• Build-the-Idea: Someone gives an idea. Someone else builds on it through acceptance of the idea and addition of information. Still another person builds on that by again accepting all pieces of the idea and then adding to it. Each idea should go through at least 3 iterations before moving onto the next. This allows the group to really play with possibilities of an idea, support oneanother, and have some fun. (via my improv classes and inspired by an earlier post).


HR Tip: Know Your Job Description

This interesting article from New York Magazine highlights how even high-powered women like Valerie Jarrett know they do a lot, but can’t quite put a finger on it. The job description is amorphous, and it’s worth defining.

A job description is never perfect, but it should be written, periodically reviewed with a direct supervisor and other team members as appropriate, and followed to the extent possible. Usually, there is a catch-all line for flexibility (ie: Assist with other office duties as needed), so neither you nor your company will feel pigeonholed. Having an active and recognized job description is really a win-win for you and the company; it gives you a personal guideline and self-advocacy tool, and it gives your employer a way to evaluate your job proficiency and understand what is on your plate. Plus, when you’re looking to that next step career-wise, whether it’s in the same vein or completely unrelated, you can use this tool to evaluate what has worked for you and what hasn’t.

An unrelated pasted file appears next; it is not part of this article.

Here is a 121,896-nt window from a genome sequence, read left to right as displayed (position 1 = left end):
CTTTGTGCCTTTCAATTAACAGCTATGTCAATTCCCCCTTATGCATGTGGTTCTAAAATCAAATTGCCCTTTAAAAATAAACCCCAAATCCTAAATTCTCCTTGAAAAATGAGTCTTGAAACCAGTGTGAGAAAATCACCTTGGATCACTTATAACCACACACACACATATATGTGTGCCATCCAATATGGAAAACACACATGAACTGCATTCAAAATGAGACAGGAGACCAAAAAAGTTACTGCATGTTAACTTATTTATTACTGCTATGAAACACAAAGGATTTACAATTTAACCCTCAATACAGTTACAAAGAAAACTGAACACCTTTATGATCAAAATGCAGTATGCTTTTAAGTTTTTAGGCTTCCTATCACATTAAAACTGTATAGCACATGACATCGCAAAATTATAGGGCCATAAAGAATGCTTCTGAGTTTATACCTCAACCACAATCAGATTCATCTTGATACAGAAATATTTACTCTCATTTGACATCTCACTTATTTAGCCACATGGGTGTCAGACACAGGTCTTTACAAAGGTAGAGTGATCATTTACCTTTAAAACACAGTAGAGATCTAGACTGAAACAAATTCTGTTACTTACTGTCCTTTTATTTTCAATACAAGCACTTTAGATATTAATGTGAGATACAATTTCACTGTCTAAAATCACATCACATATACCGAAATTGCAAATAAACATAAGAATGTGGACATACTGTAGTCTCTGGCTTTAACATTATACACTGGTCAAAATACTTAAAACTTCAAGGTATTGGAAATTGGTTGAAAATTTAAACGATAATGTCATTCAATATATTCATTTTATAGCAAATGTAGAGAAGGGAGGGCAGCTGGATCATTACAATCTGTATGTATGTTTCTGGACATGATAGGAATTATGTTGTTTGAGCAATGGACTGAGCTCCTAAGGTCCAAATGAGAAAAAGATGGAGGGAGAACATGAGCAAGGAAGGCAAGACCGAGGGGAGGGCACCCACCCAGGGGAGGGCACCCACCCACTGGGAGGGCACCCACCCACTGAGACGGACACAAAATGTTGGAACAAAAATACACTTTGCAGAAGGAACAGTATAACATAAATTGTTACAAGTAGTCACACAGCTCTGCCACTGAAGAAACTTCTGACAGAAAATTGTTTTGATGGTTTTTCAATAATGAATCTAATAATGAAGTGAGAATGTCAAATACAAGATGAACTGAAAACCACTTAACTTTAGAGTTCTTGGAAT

I’m curious to add some personal anecdotes; what has been your experience with job descriptions?

Improv, Meet Pathology. Pathology, Improv.

imageI’ve dabbled in improv comedy classes and fun for several years now, and I have often characterized it as professional development (on top of being super enjoyable, of course!). It reminds you of the importance of listening, supporting your team, giving gifts, thinking on your feet, and being “in the moment”.

Montefiore Medical Center in the Bronx has integrated improv training into professional development. Izzy Gesell, one of the instructors, explains:

I think this is part of a growing awareness of the need for science and medical students to communicate to non-science people. It’s to communicate when things don’t go exactly as planned.

Improving skills and workplace culture are always good, so kudos to Montefiore! I hope more organizations across industries will be open-minded to this sort of professional development. [shameless plug: I will help you!]